It's an elite club that includes former Supreme Court Justice Bobbie Bridge, ex-King County Assessor Scott Noble and onetime King County Council member Jane Hague. Now, state Superintendent of Public Instruction Randy Dorn is a member.
The club: prominent officials who have been arrested on suspicion of drunk driving. Dorn's initiation came early Sunday morning, according to a report this morning in The News Tribune.
What had he been up to?
In a brief statement released today, he says: "On Saturday night, my wife and I and our family attended a community event where I drank beer with dinner. Later, while driving home, I was stopped and cited by local law enforcement."
Dorn says he won't discuss any other details of the incident, calling it a "personal legal matter." But wherever he was, he must have been having fun. He was driving home at 1:30 a.m. when he was stopped by Orting police near the city's high school.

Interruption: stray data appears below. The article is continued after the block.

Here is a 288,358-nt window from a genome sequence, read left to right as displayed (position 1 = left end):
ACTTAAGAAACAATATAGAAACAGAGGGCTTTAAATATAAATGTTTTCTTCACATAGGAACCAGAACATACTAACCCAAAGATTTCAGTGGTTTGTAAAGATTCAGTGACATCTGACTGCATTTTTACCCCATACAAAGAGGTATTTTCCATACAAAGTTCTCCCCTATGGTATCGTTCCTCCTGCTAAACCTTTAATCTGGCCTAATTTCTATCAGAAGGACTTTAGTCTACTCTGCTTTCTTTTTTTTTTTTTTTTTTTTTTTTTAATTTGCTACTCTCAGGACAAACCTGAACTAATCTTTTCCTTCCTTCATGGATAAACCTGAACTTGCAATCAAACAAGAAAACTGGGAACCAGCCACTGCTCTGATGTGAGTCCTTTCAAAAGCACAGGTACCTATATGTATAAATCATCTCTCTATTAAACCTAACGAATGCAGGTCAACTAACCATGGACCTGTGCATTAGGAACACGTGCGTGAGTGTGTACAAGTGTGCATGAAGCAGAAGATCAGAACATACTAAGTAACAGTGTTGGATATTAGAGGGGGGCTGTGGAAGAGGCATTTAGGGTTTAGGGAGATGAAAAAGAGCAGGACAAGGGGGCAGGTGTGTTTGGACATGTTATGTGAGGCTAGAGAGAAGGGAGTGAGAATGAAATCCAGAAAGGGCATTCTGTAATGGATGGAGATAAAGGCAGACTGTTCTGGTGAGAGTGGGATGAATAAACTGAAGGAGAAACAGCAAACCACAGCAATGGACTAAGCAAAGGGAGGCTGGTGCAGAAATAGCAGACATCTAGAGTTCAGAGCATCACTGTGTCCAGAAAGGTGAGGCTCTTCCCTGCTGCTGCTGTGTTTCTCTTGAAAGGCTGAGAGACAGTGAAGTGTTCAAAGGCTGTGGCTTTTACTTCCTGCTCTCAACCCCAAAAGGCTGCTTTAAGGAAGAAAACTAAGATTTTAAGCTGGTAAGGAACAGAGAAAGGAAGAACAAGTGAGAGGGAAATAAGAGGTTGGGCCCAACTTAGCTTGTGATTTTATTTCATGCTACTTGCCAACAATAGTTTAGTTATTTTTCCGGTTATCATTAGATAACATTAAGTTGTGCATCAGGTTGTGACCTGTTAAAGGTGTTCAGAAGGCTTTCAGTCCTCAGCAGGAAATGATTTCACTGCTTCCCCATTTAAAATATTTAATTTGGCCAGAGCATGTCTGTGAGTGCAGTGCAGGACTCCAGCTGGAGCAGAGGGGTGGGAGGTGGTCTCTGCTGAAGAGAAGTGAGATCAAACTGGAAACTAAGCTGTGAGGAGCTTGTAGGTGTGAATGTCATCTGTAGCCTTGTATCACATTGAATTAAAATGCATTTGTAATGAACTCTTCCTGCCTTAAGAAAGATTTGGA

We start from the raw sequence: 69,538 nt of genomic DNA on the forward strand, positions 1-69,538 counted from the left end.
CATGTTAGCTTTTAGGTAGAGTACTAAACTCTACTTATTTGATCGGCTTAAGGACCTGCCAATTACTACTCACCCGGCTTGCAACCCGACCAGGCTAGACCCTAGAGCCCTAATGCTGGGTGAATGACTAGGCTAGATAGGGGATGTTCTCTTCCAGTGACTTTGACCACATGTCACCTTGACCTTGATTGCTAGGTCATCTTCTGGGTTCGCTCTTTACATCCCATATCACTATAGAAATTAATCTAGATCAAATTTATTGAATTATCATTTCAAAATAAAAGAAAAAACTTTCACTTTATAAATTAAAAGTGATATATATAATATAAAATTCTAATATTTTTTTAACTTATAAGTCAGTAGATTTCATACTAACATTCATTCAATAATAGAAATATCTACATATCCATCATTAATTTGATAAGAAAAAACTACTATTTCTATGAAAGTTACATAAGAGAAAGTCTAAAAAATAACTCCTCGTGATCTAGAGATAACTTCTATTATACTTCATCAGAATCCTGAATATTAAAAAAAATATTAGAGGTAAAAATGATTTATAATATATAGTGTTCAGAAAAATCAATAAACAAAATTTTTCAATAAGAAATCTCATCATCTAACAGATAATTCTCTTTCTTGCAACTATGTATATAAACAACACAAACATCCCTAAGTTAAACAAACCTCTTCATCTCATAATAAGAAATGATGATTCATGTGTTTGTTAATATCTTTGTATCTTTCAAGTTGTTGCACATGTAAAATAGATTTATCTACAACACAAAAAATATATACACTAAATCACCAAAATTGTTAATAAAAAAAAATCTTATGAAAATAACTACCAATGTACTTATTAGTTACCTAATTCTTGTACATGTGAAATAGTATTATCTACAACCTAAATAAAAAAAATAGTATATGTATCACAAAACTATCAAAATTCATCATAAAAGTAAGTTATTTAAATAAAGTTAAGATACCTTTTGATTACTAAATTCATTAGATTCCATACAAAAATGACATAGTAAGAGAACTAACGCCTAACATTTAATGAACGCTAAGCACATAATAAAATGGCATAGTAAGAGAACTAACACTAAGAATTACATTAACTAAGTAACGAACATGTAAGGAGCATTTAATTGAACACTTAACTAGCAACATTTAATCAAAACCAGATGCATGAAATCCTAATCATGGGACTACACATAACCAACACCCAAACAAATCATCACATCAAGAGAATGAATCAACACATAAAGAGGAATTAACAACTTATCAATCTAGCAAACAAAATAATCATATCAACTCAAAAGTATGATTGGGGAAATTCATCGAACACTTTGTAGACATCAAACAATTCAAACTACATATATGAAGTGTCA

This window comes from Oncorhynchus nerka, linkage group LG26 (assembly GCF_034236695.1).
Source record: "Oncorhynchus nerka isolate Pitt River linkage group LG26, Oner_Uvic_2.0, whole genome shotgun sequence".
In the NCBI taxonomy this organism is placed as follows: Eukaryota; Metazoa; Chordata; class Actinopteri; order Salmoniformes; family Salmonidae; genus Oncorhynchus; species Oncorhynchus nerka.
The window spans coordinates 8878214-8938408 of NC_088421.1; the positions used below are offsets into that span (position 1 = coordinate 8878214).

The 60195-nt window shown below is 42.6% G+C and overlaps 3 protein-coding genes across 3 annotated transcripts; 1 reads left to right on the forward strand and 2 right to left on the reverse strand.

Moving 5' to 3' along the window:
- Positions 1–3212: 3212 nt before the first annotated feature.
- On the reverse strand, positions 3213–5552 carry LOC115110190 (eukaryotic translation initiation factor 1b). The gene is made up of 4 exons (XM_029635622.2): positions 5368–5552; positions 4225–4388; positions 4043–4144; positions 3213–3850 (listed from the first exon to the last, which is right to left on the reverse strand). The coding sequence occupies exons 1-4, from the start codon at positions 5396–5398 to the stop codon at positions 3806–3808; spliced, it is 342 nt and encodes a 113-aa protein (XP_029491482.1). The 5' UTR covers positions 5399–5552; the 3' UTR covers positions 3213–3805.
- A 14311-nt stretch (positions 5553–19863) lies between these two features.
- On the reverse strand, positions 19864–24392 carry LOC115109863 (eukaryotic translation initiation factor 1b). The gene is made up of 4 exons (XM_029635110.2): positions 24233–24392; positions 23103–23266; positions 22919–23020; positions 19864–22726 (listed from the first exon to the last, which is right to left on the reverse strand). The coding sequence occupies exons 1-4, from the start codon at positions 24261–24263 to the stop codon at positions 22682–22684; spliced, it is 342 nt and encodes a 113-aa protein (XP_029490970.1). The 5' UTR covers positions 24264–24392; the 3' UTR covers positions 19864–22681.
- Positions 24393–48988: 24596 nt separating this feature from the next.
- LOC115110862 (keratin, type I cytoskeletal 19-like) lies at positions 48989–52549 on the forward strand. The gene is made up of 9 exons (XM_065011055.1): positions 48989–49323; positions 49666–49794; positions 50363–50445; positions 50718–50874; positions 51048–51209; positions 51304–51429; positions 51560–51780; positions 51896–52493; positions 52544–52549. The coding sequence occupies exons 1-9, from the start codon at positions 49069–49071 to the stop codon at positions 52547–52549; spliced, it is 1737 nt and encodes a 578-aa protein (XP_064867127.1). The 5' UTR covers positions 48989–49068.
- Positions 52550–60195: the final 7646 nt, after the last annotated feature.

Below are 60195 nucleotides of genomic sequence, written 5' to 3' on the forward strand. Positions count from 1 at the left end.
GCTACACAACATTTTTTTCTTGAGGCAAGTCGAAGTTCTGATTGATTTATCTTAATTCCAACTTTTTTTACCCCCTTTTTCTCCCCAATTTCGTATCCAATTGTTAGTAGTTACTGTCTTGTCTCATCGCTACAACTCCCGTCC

He was not taken to jail, something that Orting city Prosecutor Aaron Walls says is "not uncommon" in DUI cases. He says the police have not yet forwarded the case for review, nor has he been able to reach officers on the case. The department's phone line has been busy, presumably because of all the interest in this case.
Dorn was something of a rebel when he won an upset victory against former Superintendent Terry Bergeson two years ago. A onetime legislator then heading a union representing custodians, secretaries and other non-teaching staff in schools, he railed against the WASL, which he said took up far too much of students' time.
In office, he instructed his staff to draw up new, shorter tests. Lately, he has taken Governor Chris Gregoire and the Legislature to task over what he portrayed as a timid education reform bill that is unlikely to impress the Obama administration and win federal "Race to the Top" funding. He didn't get anywhere with legislators, however. Could be he needed a drink or two after that.